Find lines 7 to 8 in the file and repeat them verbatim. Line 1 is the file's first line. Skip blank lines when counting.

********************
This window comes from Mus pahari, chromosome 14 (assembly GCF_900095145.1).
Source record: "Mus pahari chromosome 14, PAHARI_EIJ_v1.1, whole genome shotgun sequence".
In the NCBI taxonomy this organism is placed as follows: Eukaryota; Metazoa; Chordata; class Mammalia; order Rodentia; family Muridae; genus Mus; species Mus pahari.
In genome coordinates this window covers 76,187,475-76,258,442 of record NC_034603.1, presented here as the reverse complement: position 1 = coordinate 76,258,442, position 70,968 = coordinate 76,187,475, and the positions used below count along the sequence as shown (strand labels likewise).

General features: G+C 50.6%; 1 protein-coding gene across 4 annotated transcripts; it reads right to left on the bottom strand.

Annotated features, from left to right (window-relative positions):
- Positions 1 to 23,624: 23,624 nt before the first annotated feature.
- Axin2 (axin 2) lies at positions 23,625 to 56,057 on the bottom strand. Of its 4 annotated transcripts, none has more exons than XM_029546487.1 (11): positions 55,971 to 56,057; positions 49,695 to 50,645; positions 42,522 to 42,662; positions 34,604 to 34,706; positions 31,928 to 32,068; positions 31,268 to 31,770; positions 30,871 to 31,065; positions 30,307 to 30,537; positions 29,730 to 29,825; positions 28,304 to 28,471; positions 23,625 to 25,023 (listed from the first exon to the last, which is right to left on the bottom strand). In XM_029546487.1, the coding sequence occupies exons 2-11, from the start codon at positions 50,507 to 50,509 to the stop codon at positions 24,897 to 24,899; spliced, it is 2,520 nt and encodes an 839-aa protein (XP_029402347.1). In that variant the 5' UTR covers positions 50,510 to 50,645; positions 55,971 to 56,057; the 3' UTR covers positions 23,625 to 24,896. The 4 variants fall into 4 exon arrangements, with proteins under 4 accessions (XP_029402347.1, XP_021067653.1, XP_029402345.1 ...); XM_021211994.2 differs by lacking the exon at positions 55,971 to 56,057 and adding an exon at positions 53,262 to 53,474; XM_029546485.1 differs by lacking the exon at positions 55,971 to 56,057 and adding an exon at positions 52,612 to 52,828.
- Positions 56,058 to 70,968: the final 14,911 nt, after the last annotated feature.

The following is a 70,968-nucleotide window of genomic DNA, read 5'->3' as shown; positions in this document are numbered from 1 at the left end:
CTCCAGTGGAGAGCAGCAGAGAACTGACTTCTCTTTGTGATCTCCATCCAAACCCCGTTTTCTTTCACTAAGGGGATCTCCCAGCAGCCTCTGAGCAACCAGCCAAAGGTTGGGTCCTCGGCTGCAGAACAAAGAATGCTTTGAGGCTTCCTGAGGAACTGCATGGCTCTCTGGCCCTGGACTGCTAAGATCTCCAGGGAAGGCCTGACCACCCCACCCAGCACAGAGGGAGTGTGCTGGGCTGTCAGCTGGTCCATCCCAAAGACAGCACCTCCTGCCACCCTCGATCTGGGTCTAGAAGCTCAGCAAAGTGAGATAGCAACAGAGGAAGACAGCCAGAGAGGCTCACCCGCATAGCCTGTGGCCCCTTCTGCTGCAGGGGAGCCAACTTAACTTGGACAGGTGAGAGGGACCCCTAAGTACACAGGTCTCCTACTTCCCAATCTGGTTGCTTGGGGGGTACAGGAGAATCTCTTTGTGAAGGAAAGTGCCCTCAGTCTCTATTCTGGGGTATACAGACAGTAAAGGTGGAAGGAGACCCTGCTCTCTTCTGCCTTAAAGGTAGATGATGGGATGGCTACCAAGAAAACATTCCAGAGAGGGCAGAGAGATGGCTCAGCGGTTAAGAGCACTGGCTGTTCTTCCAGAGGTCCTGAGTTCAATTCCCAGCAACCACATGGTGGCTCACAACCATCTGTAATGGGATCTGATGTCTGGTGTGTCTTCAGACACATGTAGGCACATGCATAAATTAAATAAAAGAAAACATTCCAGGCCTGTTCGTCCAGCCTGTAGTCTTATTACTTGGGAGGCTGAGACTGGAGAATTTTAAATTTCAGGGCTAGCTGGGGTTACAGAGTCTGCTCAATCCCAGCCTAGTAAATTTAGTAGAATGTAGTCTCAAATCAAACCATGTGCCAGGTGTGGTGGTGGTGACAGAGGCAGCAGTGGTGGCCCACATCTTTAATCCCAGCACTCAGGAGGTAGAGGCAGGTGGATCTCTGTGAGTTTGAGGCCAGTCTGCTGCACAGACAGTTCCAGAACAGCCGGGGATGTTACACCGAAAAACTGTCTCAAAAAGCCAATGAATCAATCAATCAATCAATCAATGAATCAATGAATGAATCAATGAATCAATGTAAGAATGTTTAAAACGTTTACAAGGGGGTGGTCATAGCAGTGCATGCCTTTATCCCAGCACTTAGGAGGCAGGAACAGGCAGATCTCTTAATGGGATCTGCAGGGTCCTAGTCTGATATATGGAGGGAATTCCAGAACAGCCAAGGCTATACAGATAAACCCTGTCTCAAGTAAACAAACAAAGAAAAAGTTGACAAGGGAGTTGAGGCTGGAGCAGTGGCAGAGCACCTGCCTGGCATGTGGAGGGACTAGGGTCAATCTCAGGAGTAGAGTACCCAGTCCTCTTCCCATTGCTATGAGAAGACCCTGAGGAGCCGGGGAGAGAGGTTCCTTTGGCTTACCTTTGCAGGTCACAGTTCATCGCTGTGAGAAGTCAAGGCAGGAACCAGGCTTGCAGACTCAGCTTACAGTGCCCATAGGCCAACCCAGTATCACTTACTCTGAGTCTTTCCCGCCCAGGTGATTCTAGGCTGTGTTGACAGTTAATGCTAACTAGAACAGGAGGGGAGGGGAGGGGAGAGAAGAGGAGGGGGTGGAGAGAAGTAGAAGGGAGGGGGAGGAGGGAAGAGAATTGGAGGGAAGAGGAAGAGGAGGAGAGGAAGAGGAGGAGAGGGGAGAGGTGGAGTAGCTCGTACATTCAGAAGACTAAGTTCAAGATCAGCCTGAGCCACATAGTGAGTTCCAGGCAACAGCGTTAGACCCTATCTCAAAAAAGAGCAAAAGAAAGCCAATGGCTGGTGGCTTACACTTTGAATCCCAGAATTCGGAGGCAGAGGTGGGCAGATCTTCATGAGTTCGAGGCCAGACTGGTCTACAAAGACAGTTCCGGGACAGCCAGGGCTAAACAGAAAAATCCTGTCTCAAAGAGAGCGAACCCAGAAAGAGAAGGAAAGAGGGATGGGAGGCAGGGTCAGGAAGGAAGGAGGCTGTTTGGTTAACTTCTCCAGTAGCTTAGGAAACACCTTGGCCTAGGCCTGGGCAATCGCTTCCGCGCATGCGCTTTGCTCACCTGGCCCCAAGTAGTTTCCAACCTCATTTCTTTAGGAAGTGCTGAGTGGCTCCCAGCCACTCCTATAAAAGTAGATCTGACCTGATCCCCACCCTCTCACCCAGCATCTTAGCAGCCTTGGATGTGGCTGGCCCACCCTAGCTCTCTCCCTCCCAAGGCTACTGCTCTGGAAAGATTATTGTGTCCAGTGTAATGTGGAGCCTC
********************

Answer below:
- Positions 1 to 23,624: 23,624 nt before the first annotated feature.
- Axin2 (axin 2) lies at positions 23,625 to 56,057 on the bottom strand. Of its 4 annotated transcripts, none has more exons than XM_029546487.1 (11): positions 55,971 to 56,057; positions 49,695 to 50,645; positions 42,522 to 42,662; positions 34,604 to 34,706; positions 31,928 to 32,068; positions 31,268 to 31,770; positions 30,871 to 31,065; positions 30,307 to 30,537; positions 29,730 to 29,825; positions 28,304 to 28,471; positions 23,625 to 25,023 (listed from the first exon to the last, which is right to left on the bottom strand). In XM_029546487.1, the coding sequence occupies exons 2-11, from the start codon at positions 50,507 to 50,509 to the stop codon at positions 24,897 to 24,899; spliced, it is 2,520 nt and encodes an 839-aa protein (XP_029402347.1). In that variant the 5' UTR covers positions 50,510 to 50,645; positions 55,971 to 56,057; the 3' UTR covers positions 23,625 to 24,896. The 4 variants fall into 4 exon arrangements, with proteins under 4 accessions (XP_029402347.1, XP_021067653.1, XP_029402345.1 ...); XM_021211994.2 differs by lacking the exon at positions 55,971 to 56,057 and adding an exon at positions 53,262 to 53,474; XM_029546485.1 differs by lacking the exon at positions 55,971 to 56,057 and adding an exon at positions 52,612 to 52,828.